September 2009

Post-tsunami aid heads to Amn. Samoa

September 30 2009 by Mickey Noah, Baptist Press

PAGO, PAGO, American Samoa — A Baptist-sponsored Seafarers’ Center has been lost in the destruction by a deadly tsunami that struck several islands in the South Pacific on Tuesday, Sept. 29.

“Our Seafarers’ Center is a total loss,” reported Veryl Henderson, executive director of the Hawaii Pacific Baptist Convention in Honolulu.

In response to a rash of storms to strike the globe this week, N.C. Baptist Men has dispatched an assessment team to Georgia; is responding to a request from Hungarian Baptist Aid by sending a doctor and two emergency medical technicians to the Philippines and is talking with Henderson about his future plans for the Seafarers' Center.

A North American Mission Board (NAMB) missionary directs the center in Pago Pago Harbor in American Samoa and lives there his wife and three children. But Joeli Sovea, a NAMB Mission Service Corps (MSC) missionary, his wife Tupe and their three children, Joel-Samuel, JoHannah and Joreignna, are now without a home.

The Soveas, indigenous citizens of American Samoa, have served at the Seafarers Center since their commissioning as NAMB MSC missionaries in May 2008.

The center has been an outreach primarily to fishermen by NAMB and the Hawaii convention. The Soveas also were instrumental in starting Seafarer’s Christian Fellowship, a new church plant in Pago Pago, the capital of American Samoa, a U.S. territory with a population of 65,000.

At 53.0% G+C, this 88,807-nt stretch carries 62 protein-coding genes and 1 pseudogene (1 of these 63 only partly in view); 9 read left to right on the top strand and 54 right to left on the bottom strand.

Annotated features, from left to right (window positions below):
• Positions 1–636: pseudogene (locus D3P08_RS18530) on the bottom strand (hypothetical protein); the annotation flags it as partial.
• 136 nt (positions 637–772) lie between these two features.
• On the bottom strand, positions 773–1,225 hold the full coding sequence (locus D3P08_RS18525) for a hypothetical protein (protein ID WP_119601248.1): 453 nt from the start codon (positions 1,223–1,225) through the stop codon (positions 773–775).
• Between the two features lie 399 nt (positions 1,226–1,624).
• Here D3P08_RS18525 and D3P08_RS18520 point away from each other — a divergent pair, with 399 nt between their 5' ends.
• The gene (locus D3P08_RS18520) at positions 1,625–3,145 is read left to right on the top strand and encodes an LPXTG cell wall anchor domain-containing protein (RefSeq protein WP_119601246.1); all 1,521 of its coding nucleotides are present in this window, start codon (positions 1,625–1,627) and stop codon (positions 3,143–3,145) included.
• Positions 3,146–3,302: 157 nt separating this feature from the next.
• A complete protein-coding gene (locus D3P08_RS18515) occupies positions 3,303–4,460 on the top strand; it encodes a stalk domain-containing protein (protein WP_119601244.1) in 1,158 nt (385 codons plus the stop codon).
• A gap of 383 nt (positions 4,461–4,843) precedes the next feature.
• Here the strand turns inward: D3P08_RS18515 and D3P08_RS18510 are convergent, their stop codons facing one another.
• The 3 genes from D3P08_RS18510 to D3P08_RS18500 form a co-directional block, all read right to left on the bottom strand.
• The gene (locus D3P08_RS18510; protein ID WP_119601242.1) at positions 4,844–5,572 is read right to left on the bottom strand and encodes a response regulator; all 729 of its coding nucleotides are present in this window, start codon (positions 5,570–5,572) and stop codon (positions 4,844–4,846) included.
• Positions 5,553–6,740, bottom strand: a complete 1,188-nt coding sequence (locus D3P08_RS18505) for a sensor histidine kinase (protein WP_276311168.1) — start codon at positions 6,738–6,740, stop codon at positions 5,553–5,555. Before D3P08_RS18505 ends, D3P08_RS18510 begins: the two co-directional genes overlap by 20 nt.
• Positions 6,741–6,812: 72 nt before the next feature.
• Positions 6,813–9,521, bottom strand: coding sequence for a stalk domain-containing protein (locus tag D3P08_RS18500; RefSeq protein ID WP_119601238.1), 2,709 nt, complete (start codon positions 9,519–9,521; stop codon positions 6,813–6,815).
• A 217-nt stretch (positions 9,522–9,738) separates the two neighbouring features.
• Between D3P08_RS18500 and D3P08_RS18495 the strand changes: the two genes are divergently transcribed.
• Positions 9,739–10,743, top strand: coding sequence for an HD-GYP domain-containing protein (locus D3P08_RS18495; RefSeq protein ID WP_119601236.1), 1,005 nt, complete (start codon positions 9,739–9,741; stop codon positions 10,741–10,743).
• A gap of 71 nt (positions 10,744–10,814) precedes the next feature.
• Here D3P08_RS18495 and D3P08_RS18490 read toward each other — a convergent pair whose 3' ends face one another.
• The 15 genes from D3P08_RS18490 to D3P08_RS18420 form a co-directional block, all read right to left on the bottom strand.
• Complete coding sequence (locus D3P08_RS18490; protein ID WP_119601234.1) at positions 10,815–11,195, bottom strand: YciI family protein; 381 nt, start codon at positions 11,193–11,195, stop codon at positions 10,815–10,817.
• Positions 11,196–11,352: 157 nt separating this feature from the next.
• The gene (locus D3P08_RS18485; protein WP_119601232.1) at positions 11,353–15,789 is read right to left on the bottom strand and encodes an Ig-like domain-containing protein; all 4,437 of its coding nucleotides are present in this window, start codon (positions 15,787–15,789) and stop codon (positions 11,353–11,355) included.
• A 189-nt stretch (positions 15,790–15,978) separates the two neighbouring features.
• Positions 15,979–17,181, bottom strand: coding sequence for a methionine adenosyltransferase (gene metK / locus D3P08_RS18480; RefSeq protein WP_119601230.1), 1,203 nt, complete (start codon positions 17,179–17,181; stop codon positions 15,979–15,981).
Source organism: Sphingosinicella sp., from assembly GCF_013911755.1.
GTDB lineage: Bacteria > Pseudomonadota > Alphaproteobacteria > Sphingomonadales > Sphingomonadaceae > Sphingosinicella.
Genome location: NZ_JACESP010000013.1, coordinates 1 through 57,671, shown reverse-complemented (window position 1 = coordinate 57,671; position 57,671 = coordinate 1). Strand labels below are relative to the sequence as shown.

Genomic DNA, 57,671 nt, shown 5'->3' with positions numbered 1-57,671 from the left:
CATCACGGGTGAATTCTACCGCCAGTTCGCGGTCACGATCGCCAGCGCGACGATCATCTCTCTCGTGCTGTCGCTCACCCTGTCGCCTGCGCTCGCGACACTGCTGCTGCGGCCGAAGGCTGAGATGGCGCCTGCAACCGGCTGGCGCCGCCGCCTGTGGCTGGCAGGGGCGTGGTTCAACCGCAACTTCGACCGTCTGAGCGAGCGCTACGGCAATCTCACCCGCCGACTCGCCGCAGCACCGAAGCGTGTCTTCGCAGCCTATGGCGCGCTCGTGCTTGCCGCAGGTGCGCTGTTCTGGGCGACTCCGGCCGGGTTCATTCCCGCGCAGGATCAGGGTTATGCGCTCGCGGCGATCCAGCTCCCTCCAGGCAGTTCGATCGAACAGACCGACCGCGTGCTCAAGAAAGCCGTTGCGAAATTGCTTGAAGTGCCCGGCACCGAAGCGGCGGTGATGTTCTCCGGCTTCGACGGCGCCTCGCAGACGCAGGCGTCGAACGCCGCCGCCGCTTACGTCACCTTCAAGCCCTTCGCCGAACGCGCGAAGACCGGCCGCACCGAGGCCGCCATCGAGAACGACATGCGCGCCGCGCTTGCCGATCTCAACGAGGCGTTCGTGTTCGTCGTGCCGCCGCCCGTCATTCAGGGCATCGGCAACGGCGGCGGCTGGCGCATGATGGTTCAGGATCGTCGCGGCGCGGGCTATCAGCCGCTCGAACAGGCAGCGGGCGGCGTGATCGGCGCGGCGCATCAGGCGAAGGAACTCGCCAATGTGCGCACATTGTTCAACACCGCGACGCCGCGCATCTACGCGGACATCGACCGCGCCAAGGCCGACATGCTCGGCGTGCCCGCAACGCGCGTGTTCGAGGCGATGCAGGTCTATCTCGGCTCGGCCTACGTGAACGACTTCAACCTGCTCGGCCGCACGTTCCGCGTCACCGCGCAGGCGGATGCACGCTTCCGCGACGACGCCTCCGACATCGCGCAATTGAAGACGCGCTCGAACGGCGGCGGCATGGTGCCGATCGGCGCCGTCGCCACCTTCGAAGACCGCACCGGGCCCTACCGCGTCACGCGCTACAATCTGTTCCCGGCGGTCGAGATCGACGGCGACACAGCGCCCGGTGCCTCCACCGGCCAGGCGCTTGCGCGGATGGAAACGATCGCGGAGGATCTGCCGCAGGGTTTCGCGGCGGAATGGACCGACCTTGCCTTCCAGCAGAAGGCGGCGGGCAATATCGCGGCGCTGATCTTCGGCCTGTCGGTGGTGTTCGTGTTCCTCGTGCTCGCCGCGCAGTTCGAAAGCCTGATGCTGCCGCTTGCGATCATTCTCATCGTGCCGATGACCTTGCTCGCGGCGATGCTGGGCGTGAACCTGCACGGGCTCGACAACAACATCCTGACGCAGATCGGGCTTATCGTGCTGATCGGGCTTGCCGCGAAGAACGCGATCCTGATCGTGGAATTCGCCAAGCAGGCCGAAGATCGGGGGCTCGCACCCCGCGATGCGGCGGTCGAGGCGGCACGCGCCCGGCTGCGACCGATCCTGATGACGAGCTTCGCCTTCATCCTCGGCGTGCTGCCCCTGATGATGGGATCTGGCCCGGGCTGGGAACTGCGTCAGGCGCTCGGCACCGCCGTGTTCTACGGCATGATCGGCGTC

The tsunami pushed four devastating waves — each 15 to 20 feet high — into Pago Pago Harbor, smashing boats, houses and other structures in its devastating path, pushing flooding a full mile into the island.

“All wood structures along the shoreline are gone,” Henderson said. “Boats have been deposited on land.”

At the Seafarers’ Center, all that remains is a concrete shell; the facility’s contents were destroyed.

NAMB’s disaster relief operations center in Alpharetta, Ga. — already open to coordinate a response to devastating floods in Georgia — is taking early steps to help in American Samoa, working closely with Henderson and others at the Hawaii Pacific Baptist Convention.

A Hawaii convention feeding kitchen in Honolulu with the capacity to serve up to 3,000 meals a day will be flown to Pago Pago as soon as a flight can be arranged, NAMB disaster relief coordinator Bruce Poss reported. As many as 15 trained disaster relief volunteers in Hawaii, including two chaplains, also will be deployed to American Samoa.

“We’re looking at setting up the kitchen and a disaster response staging area at a school near Pago Pago,” Poss said.

The massive South Pacific tsunami is reported to have killed at least 99 overall — some 30 on American Samoa alone — and left dozens more missing, possibly swept out to sea. The death count is expected to climb. The tsunami was created by a powerful earthquake measuring from 8.0 to 8.3, which hit around dawn on Tuesday.